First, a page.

Cincinnati Paddlers (Cincy Paddlers) makes an annual after Halloween pilgrimage to the remains of our area’s own “Ghost Ship”. Most recently the Circle Line V, the ship has a storied history which includes service in two world wars, serving as an anti sub warfare experiment platform for Thomas Edison, a tour boat, and a cameo appearance in a Madonna music video before ending up rusting and forgotten in a creek near St. Petersburg KY.
Here’s Queen City Discovery’s post on the ship with awesome details on it’s history.
For the Paddlers, the trip is supposed to be Halloween-esq and some paddlers arrived in costumes and decorated their boats. We of course also had to partake of an after paddle visit to the nearby Skyline…
We launched at Tanner’s creek, near Lawrenceburg, IN and paddled across the Ohio and upriver a bit to the creek. It was about a 4 mile paddle, round trip.
As you might imagine, I grabbed a picture or two….
I also got some video, but I’ll add that in another post.
I was in the process of planning some possible kayak runs on the Great Miami River this morning when I noticed that my Garmin topo maps marked a point as “Ball’s Ferry” on the river at State Route 73. Curious, I did some searching on Ball’s Ferry.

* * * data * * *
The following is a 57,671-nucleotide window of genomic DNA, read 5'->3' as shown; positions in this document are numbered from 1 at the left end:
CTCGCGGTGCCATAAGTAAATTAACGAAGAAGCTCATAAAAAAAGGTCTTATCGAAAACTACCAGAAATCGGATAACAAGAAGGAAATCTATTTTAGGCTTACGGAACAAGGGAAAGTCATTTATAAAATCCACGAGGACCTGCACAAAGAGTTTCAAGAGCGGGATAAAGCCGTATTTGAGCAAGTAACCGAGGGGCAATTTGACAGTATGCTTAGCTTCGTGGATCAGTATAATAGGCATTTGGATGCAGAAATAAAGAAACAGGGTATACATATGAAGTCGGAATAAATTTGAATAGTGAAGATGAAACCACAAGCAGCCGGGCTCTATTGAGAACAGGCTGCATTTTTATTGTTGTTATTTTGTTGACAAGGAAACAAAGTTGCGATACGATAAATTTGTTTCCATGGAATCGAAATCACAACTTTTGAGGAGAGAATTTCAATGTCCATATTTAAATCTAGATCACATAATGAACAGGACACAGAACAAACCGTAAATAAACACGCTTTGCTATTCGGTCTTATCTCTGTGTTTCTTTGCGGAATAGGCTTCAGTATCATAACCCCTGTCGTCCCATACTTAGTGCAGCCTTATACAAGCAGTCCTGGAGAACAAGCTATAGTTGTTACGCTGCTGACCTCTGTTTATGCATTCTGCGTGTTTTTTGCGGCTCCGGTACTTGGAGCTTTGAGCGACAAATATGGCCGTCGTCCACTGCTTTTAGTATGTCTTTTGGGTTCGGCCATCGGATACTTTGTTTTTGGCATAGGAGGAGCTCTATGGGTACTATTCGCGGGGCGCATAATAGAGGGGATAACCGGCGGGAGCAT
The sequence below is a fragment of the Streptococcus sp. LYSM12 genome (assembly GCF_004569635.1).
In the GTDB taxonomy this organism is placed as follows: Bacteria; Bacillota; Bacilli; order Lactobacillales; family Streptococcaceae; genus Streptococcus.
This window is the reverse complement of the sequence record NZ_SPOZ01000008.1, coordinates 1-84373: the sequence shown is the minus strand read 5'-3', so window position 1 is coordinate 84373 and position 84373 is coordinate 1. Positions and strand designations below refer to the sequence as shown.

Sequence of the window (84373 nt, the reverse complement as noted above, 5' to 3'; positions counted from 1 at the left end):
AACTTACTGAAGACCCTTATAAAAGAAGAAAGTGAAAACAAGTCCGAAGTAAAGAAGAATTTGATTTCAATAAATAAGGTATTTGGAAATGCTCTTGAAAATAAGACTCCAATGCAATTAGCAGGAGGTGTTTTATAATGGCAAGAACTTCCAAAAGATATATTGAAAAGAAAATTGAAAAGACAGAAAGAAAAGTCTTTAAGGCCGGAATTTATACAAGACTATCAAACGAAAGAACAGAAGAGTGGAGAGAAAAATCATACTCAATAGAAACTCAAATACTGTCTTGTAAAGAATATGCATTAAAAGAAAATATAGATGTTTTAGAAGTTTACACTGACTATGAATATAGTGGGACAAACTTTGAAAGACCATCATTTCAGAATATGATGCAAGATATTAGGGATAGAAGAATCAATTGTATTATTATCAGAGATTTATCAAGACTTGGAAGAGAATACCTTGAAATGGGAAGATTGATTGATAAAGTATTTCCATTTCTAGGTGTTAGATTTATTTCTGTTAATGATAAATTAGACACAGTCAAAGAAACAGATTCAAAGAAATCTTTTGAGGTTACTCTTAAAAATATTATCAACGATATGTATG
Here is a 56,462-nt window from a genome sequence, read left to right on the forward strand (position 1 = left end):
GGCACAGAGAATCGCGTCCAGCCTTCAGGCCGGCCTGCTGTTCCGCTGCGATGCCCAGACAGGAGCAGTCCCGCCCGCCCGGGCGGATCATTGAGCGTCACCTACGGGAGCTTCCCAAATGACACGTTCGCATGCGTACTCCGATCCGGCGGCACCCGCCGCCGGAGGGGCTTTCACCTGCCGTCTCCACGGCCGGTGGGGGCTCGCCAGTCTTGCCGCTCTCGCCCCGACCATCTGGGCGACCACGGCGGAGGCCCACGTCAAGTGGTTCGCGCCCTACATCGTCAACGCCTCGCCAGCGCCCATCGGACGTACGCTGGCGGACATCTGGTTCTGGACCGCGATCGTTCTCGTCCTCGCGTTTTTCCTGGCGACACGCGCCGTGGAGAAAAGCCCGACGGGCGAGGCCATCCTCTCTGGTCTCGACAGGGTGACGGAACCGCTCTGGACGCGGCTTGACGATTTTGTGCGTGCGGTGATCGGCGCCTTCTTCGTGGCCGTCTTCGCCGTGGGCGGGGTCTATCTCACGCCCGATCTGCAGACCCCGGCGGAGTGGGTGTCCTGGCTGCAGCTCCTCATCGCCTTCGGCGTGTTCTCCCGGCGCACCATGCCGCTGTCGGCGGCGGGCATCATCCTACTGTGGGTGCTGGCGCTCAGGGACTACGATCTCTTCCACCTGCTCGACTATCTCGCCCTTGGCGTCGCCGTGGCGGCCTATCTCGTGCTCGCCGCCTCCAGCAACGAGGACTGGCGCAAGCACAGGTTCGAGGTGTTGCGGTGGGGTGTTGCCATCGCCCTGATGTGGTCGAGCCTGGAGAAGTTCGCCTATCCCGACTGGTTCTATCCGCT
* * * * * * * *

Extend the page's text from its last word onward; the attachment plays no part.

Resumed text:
A Lane Public Library site on Butler County place names indicates:
Ball’s Ferry was immediately east of Trenton in Madison Township on the Great Miami River where Davis Ball and then Aaron Ball operated a ferry from about 1818 until 1861, and Peter Schertz until 1867. In the latter year a free bridge was built by the county. The ferry was on the route of the state road from Chillicothe to the college lands (Miami University in Oxford) when Chillicothe was the state capital (1803-1810 and 1812-1816). The ferry site is believed to have been a fourth of a mile south of the present Ohio 73 bridge, which opened in 1965. Ball’s Ferry also was known as Brownstown.
With a bit of further research, I found a Google Books entry for A Centenial History of Butler County published in 1905 with an entry on Ball’s Ferry and an accident that happened there in 1819. The short version is that the ropes controlling the ferry snapped while trying to cross the flooded river and all the occupants on the ferry were lost except one. An image of the page from that book is below.